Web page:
SKOWHEGAN — With presidential action expected soon, the majority of Maine’s congressional delegation came to the New Balance shoe factory in Skowhegan Wednesday to promote legislation that would require athletic footwear for military personnel be made in the United States.

U.S. Sen. Susan Collins, R-Maine, Sen. Angus King, I-Maine, and U.S. Rep. Bruce Poliquin, R-2nd District, were all on hand to promote their “Made-in-USA” footwear provision included in the 2017 National Defense Authorization Act, which President Barack Obama is expected to sign.

Poliquin, in particular, offered more fiery remarks than those of the senators, blasting the federal government for delaying such a provision.

The provision will require the U.S. Department of Defense to provide service members athletic shoes manufactured in the United States. This effectively requires the Department of Defense to follow the Berry Amendment, which was passed in 1941 and requires the department to give preference to a number of domestically produced products to the greatest extent possible. The department already applies the Berry Amendment to military combat boots and uniforms.

At the Skowhegan shoe factory Wednesday, Poliquin called out what he saw as “shameful” action by the federal government in not acting sooner on this. He said New Balance, which employs 900 workers in Maine, could have made more money by manufacturing its shoes overseas, but chose not to, and he commended New Balance’s commitment to its workers in the state.

“It’s about time our government invests in our workers,” Poliquin said.

Poliquin, saying the federal government was too big, listed off the battles he had with the Pentagon, special interests and bureaucrats just to get to this point. He said he will be meeting with officials from the White House and Pentagon to make sure they knew he was “watching like a hawk” to make sure this new law is implemented. He said the new administration in Washington, D.C., understands “the importance of investing in our workers, and so do I.”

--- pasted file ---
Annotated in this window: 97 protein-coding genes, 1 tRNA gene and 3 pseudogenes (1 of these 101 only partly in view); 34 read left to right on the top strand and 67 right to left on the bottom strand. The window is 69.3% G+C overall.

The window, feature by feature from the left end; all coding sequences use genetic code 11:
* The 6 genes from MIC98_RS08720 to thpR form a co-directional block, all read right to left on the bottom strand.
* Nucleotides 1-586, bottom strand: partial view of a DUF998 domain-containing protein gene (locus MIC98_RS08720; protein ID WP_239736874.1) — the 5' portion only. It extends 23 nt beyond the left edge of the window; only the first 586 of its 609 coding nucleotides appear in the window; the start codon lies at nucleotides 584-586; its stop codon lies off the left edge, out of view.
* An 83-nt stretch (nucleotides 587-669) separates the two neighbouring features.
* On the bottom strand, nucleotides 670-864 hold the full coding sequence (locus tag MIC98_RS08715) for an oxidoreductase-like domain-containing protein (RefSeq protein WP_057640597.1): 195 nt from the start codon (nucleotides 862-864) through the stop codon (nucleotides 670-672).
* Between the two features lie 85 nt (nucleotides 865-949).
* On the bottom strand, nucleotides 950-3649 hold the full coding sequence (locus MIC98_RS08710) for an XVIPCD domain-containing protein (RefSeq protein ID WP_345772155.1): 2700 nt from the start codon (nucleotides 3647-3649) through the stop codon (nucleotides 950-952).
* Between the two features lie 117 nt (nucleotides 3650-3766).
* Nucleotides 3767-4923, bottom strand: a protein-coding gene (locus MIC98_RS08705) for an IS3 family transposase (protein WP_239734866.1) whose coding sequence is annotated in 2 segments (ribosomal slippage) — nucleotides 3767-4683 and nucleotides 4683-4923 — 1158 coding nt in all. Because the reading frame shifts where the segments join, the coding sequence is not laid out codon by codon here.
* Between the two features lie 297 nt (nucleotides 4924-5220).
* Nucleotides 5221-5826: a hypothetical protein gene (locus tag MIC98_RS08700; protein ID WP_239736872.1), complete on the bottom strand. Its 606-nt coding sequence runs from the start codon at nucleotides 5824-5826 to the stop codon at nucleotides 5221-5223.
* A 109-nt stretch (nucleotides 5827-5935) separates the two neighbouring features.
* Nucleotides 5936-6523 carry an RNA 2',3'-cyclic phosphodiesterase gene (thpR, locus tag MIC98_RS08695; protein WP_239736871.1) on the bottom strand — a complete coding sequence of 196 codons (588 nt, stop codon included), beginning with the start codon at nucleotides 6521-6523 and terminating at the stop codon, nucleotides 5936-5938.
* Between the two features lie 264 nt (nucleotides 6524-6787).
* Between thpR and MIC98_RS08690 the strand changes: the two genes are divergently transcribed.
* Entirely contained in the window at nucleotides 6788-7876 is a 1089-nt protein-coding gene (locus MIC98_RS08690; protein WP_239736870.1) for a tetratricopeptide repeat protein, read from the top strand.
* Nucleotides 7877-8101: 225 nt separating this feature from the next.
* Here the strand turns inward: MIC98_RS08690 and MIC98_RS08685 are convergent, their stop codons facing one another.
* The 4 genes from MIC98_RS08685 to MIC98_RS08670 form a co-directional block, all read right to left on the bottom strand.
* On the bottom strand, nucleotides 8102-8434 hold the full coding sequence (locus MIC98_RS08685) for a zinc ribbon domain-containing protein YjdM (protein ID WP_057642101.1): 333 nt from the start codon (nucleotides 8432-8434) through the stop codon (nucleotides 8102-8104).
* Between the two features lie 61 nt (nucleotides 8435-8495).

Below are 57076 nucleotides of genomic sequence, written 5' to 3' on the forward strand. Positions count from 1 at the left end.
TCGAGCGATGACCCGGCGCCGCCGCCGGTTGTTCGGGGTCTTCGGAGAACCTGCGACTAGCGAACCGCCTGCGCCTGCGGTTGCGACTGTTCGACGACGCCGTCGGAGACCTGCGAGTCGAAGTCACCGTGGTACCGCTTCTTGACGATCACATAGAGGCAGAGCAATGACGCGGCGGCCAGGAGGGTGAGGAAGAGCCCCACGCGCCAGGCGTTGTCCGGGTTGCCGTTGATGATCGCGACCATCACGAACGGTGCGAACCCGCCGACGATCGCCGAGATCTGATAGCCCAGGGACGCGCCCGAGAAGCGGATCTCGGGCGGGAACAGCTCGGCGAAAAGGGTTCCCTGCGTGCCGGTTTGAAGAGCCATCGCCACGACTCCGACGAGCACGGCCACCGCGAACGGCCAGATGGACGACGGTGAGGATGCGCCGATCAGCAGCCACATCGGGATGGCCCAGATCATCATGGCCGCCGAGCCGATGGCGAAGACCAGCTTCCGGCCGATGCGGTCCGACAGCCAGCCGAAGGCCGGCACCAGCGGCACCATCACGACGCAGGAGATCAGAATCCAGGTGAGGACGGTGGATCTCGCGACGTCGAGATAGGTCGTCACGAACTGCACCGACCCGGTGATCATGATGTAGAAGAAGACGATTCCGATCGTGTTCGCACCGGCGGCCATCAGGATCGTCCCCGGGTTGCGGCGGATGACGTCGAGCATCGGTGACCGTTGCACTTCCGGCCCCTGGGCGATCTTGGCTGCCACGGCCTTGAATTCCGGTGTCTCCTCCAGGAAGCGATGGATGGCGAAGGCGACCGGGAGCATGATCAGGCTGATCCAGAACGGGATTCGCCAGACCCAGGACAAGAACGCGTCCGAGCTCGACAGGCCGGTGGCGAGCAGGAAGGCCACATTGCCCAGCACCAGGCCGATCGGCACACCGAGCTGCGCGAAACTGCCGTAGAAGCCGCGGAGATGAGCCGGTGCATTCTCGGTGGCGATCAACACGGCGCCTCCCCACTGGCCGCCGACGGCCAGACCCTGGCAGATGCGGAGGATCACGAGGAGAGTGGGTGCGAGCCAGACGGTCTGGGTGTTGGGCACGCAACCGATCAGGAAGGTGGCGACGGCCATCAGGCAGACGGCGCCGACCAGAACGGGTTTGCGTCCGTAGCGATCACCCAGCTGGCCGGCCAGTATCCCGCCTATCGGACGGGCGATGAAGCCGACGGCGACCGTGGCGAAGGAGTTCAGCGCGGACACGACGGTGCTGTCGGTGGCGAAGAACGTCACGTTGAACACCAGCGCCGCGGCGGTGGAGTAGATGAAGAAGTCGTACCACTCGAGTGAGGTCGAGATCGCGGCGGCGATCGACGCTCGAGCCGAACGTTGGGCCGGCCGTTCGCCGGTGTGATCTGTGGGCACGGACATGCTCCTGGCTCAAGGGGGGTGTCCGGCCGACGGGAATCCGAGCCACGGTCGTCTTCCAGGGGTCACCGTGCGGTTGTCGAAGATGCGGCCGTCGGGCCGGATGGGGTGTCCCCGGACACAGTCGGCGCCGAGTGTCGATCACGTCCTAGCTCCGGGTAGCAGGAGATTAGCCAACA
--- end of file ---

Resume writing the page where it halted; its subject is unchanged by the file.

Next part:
As the delegation toured the factory, one of the factory workers, Bobbie-Jo Price, said she was excited about the implications of the provision, because it “means the government wants to keep jobs in the United States.”

“It makes me proud to be able to build them,” said Price, who began working at the factory 25 years ago.

Collins, who said the defense department refused to apply the Berry Amendment to athletic footwear “for reasons unknown,” said now they could celebrate that the law was being followed. She also said the Maine congressional delegation worked hard for this moment. The footwear provision is similar to the “Buy American Act” King and Collins introduced in the Senate and the “Stepping Up For American Workers and Troops Act” Poliquin introduced in the House of Representatives earlier this year. Poliquin pushed for inclusion of the provision in legislation on the House floor and King, a member of Senate Armed Services Committee, pushed for its inclusion in the Senate version.

“We’ve worked for years to make sure the Department of Defense followed the law,” Collins said.

New Balance also has factories in Norridgewock and Norway.

King called the provision “a long time coming” and said something like this “shouldn’t have taken so long.”

But he said the delegation worked hard to ensure the provision happened and that the number of shoes manufactured would be meaningful to Maine.

Brendan Melly, the director of manufacturing at New Balance, estimated that this would allow the company to make up to an additional 250,000 shoes a year if it gets this business. He said it was true the company could make more profits by manufacturing shoes in different countries, but they stayed in Maine to “do what’s right.”

“To have a clear-cut victory like this on behalf of the people of Maine is about as good as it gets,” King said.

Collins commended New Balance’s commitment to American jobs, saying she was proud to see the company continue to do so when so many other athletic footwear makers did outsource elsewhere.

She also said it was an example of teamwork within Congress, something that she said should happen more often.

“This is a great example of how hard we work together when Maine jobs are at stake,” Collins said.

Colin Ellis — 861-9253

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Twitter: @colinoellis